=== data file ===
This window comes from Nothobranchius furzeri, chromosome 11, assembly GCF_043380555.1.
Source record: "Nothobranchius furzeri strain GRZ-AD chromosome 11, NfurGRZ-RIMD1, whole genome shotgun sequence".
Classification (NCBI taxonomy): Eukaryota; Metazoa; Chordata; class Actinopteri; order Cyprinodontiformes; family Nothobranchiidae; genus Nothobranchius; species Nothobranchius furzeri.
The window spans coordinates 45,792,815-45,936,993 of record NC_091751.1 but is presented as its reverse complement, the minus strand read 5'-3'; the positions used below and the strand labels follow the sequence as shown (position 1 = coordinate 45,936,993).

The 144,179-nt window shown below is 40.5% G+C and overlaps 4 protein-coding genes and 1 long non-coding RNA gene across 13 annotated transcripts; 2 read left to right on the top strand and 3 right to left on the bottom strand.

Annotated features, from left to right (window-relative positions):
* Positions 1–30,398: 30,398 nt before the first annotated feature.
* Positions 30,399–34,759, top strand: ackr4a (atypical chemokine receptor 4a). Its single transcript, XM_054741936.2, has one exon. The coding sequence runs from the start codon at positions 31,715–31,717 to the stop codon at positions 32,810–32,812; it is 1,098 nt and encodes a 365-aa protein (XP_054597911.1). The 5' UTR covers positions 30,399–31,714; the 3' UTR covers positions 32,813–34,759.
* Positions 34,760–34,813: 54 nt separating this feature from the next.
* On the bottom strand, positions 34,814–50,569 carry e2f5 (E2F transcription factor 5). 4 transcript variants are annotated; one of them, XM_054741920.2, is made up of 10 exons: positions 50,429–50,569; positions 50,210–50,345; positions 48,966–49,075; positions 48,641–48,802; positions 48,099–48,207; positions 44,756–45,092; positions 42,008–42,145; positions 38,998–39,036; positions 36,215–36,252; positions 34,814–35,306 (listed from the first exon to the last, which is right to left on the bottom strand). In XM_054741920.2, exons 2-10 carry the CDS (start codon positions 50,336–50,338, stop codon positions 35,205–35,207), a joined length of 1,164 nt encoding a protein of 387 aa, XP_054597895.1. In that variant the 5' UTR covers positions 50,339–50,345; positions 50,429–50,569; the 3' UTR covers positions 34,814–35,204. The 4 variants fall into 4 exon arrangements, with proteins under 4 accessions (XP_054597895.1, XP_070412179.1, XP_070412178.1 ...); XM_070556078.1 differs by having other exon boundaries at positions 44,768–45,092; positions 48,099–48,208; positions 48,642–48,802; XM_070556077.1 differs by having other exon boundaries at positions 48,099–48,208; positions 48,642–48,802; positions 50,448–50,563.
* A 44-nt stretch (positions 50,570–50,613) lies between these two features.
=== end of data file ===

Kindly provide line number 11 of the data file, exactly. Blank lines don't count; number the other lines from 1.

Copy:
* A 44-nt stretch (positions 50,570–50,613) lies between these two features.